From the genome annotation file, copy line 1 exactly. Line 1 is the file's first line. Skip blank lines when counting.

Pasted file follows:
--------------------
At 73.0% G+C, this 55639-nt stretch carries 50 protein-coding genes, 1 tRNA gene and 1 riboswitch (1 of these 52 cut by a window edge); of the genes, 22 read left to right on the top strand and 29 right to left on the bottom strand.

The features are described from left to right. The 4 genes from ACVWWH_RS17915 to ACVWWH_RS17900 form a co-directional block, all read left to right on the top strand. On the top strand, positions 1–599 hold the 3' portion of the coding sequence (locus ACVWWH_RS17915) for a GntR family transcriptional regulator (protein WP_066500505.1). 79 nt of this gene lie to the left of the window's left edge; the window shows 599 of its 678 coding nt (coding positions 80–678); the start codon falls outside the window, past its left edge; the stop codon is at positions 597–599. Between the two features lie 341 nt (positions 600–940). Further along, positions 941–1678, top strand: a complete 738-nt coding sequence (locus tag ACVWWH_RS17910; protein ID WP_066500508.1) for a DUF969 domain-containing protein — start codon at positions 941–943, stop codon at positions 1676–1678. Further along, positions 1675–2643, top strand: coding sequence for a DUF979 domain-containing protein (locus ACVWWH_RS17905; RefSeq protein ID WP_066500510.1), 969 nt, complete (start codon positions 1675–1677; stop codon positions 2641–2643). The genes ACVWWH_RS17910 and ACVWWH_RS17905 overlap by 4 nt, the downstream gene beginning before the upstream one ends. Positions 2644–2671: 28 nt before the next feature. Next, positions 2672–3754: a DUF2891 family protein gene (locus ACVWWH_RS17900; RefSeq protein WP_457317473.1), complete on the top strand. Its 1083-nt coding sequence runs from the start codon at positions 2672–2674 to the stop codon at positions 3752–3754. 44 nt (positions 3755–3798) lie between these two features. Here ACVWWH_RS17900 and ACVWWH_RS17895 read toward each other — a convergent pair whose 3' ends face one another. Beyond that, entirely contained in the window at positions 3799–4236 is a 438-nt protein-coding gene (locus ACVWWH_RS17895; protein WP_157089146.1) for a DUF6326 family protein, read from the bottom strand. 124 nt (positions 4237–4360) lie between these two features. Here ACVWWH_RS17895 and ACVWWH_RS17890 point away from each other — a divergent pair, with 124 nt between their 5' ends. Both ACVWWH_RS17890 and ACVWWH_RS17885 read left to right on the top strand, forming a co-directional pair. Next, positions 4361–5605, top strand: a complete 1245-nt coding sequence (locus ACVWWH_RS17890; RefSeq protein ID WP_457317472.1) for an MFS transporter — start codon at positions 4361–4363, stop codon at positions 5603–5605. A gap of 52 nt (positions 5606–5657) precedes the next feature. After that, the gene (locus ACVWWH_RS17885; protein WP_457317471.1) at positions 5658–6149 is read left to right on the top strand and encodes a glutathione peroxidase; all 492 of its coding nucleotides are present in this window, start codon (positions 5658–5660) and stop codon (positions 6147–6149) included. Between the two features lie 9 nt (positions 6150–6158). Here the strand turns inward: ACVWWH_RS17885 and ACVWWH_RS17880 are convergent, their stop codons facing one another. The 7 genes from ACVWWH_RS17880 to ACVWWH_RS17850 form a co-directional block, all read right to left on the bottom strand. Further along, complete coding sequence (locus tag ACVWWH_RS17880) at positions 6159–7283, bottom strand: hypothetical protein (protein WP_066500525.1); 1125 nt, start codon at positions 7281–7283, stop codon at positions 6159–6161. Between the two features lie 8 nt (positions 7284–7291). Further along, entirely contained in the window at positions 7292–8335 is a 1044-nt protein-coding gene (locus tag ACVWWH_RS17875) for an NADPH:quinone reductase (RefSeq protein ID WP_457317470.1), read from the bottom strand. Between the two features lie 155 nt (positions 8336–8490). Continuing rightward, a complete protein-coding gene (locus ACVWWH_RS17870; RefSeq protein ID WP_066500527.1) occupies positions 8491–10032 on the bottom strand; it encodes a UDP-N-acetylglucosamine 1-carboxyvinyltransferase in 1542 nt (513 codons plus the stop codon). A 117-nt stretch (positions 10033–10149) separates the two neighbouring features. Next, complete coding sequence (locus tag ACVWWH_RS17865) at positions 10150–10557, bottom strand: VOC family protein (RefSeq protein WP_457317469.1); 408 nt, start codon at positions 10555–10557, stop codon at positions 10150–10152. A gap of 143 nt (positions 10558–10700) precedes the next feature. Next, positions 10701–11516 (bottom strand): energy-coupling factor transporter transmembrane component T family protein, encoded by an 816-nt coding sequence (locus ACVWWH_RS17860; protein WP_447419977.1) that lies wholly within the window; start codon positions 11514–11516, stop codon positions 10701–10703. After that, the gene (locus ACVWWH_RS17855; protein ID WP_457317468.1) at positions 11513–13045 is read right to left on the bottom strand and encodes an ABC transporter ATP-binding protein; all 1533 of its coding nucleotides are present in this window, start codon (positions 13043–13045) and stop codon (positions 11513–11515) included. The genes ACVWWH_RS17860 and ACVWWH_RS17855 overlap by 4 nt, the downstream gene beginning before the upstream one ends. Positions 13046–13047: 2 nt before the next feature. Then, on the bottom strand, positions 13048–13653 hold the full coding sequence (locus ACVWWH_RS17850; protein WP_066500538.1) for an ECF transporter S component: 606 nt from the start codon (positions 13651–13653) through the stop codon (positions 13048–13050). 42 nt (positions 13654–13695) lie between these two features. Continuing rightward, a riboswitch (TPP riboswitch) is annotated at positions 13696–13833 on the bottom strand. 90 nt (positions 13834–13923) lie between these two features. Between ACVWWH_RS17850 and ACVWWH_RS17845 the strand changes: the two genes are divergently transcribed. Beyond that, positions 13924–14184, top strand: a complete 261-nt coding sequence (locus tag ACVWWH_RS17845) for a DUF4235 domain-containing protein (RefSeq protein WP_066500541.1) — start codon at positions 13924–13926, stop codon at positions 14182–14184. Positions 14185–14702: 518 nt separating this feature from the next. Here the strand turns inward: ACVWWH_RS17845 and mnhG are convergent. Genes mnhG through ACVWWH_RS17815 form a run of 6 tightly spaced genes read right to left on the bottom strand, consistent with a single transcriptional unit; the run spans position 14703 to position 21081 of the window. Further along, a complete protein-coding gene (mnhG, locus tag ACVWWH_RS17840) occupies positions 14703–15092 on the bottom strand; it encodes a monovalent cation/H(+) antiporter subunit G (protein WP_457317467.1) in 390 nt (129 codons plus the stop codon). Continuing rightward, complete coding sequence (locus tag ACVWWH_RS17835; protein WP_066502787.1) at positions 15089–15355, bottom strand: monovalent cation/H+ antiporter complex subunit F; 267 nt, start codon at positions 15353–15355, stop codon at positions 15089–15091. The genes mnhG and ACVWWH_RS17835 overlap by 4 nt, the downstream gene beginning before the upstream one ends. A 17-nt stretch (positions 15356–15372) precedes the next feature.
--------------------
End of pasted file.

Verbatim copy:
At 73.0% G+C, this 55639-nt stretch carries 50 protein-coding genes, 1 tRNA gene and 1 riboswitch (1 of these 52 cut by a window edge); of the genes, 22 read left to right on the top strand and 29 right to left on the bottom strand.